The other username I’ve seen them try to hack is “akeythatshouldnotbeused.” Again, a good guess, it’s the name of the site, and also the author name on the posts. However, WordPress allows you to set it so that the name of the author displayed on the posts is different from the username of that author. Do this! If you do that, hackers will have nothing visible to indicate what your username might be and will be starting from zero.
Third thing is to use a strong password. Pretty basic, and WordPress forces you to use a password of a certain strength, but here’s a basic rule of thumb. Don’t use your name or birthday. Use at least 10 characters. Use letters and numbers with at least one capital letter, at least one symbol, and at least one special character. Also, WordPress allows spaces (something a lot of passwords don’t) so I’d do that to.
So, for example, here’s a weak username password combination for a person named Jane Doe. Let’s say she’s 34:
(don’t EVER use “password as a password. that’s the first thing they try)
let’s say jane has a boxer named Prometheus. this would be a pretty decent username/password combo
or this would be even better:
In this case, her password is her birth year backwords, her name backwords with the last letter capitalized, and an exclamation point, and her username is not her name (in case she’s being hacked by someone who knows who she is. That’s pretty strong, and would be very easy to remember, and very hard to guess even by someone who knew her very well. If you changed the order of the birth year and her name and used some other character than an exclamation point or substituted a number for letters of her name or used spaces, it would be nearly impossible to guess that kind of password even by someone who read this article and knew it was created using that method. Finally, here’s an alternative, very unorthodox philosophy for passwords that is also strong:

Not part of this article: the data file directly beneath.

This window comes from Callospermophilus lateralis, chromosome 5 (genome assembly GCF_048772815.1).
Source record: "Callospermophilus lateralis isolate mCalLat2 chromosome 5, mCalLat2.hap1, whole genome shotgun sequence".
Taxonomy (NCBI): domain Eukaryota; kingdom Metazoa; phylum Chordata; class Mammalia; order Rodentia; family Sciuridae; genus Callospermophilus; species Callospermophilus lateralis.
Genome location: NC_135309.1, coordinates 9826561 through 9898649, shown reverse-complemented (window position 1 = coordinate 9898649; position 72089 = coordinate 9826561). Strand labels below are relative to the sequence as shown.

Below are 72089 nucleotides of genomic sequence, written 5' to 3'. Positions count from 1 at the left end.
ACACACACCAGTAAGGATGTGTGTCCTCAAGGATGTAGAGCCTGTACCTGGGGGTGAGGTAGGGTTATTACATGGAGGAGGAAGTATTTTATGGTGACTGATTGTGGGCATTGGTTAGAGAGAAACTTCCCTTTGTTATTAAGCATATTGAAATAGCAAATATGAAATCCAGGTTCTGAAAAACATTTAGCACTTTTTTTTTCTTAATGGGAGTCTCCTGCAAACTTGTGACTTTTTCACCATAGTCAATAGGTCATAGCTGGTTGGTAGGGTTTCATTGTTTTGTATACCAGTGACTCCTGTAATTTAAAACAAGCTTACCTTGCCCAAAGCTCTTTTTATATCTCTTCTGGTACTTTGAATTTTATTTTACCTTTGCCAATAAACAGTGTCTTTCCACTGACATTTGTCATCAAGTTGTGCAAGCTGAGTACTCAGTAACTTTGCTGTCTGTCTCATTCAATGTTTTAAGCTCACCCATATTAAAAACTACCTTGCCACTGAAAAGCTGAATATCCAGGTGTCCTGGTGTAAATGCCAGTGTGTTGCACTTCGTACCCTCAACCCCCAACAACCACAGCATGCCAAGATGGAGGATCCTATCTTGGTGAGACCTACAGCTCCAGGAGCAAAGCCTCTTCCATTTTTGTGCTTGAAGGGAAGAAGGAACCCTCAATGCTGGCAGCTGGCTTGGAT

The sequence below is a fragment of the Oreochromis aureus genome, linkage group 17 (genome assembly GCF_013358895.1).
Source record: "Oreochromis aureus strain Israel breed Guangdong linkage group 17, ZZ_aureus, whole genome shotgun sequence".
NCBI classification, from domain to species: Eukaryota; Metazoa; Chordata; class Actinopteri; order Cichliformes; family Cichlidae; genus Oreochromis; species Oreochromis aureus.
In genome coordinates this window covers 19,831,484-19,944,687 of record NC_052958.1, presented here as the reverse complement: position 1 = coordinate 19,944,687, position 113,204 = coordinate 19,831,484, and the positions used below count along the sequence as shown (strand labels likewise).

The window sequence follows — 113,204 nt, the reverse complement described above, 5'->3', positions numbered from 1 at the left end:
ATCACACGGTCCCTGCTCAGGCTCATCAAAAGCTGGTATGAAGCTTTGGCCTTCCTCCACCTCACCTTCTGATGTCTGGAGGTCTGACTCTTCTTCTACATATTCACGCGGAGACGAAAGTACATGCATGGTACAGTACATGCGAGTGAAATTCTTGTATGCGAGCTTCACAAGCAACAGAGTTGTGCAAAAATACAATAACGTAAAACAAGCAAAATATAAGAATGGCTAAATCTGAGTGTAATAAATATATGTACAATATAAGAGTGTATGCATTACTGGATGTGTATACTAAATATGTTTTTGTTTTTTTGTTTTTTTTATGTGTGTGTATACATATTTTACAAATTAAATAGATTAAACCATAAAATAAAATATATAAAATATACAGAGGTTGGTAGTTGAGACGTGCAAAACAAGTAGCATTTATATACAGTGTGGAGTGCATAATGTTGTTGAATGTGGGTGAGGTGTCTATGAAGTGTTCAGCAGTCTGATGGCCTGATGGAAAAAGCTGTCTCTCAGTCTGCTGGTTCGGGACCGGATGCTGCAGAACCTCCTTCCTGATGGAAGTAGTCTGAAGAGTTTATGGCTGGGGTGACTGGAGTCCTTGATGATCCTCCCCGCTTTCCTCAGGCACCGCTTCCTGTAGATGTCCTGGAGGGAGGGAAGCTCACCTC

password: I Am Jane Doe And I Am Awesome!
This is a sentence, very easily rememberable to Jane. Note a few things though, all of which make it harder for a script to hack: 1. The length. 2. The presence of capital letters. 3. The presence of spaces. 4. Special characters.
If you have login attempts limited and are using a strong password, your odds of being hacked in this way are almost nil. They drop even more if you use a Captcha. BWS sells a math Captcha for I think about ten bucks. I am not using it on this site yet, but I use it on all my clients sites, and it eliminates this kind of attempt completely. Eventually someone will write a program that sidesteps that, but it seems to work good for now.
So to recap, here’s the basic WordPress security steps:
1. Make sure “limit login attempts” box remains checked.
2. Use a username other than “admin” that is not your own name.
3. Use a strong password.
4. Change the name of the database to something other than the default (I didn’t talk about this, but it’s the same deal. If you use a naming convention other than the default it makes it harder to hack)
5. Change your author profile so the publically shown name is different from the username.
6. Shell out ten bucks for a Captcha.
That’s it. Do that and your site will be pretty darn secure.